Clinical Information For the Treatment Of Nausea

What Patterns Are Related To Nausea?


Nausea - Diagnostic Patterns

The Chinese Medicine treatment of nausea generally involves arriving at the appropriate TCM diagnosis or pattern. This pattern within the individual is what treatment is based on not the general condition (see treating the cause and not the symptoms).

The following patterns may represent the underlying contributing factors for the development of nausea:

Blood StagnationPhlegm StagnationSpleen Qi DeficiencySpleen and Stomach Damp HeatStomach ColdStomach FireStomach Food StagnationStomach Yin Deficiency

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Which Acupuncture Point Protocols May Be Applied For Nausea?


Nausea - Acupuncture Protocols

The treatment of conditions with acupuncture can be a complicated endeavor that should only be undertaken by individuals with a deep understanding of the underlying Chinese Medicine theory (and/or whatever system being used for treatment). There are many approaches, but generally speaking few viable approaches are involved on a point to condition basis. Rather using proper diagnostic procedures the patients diagnostic pattern is ascertained and that is what is treated. The protocols listed here exemplify some of these clinical approaches.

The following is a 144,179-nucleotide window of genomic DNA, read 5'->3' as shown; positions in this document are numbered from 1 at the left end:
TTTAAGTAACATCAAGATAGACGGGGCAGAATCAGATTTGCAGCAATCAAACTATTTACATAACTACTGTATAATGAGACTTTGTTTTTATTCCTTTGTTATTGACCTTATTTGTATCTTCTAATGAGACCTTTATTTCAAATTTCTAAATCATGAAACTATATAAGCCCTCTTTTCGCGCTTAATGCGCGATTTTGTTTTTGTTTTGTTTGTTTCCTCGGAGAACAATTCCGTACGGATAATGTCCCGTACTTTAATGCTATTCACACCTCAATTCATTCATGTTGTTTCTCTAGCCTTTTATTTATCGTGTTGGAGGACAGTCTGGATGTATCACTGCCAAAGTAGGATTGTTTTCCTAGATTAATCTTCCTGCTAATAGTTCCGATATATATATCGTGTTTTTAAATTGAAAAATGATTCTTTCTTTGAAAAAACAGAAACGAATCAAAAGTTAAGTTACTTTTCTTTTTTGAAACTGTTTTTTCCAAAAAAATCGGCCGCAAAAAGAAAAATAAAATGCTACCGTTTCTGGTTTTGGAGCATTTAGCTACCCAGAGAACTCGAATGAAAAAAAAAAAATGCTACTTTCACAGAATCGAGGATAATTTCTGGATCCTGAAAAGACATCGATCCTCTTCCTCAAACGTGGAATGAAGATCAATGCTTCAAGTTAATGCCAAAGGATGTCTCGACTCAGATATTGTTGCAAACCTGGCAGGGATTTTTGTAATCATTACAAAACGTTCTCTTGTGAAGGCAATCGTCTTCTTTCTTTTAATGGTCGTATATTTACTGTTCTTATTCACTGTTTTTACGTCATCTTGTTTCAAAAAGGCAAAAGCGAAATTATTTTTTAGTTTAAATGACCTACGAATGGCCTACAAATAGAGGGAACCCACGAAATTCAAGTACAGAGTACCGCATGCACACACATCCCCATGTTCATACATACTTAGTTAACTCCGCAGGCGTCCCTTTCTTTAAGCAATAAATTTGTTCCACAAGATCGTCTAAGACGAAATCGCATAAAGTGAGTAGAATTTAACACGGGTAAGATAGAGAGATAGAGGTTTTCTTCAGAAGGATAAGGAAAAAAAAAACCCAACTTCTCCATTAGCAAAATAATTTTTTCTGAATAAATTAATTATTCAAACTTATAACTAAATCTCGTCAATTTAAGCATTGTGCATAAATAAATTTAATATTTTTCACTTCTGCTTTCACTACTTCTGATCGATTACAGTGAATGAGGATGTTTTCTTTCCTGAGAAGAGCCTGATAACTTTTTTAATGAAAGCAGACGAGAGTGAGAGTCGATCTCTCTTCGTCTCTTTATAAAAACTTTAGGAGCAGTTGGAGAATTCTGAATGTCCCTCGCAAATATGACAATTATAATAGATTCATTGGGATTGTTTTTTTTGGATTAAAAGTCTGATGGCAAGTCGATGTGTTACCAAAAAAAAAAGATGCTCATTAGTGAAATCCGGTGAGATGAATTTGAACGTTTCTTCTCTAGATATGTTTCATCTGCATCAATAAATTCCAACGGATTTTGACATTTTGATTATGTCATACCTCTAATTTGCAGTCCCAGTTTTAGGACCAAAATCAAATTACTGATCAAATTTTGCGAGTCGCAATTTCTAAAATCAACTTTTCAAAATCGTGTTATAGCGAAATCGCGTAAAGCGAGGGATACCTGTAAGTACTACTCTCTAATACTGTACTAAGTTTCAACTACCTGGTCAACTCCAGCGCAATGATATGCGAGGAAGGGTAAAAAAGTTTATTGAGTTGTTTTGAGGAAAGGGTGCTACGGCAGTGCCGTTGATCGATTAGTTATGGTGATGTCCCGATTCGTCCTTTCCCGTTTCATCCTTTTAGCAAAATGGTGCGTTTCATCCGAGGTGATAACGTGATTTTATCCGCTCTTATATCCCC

The following acupuncture treatment protocols may be used with nausea:

Which Tam Healing and Tongren Therapy Protocols Apply To Nausea?


Nausea - Tam Healing and Tongren Therapy Protocols

Tong Ren Therapy is the energy healing/medical qi gong aspect of the Tam Healing System. The areas of focus for nausea that we would use in Tong Ren techniques form the basis for our acupuncture treatments as well. Generally you would mix these primary points with points specific to the patients underlying TCM pattern and then our tuina (medical massage) would be largely focused on these points as well.

The following Tam healing and tong ren therapy protocols may be used with nausea:

3 Points Are Empirically Important For Nausea

8 TCM Herbs Are Potentially Used With Nausea

Formulas and Products @ Our Store Associated With Nausea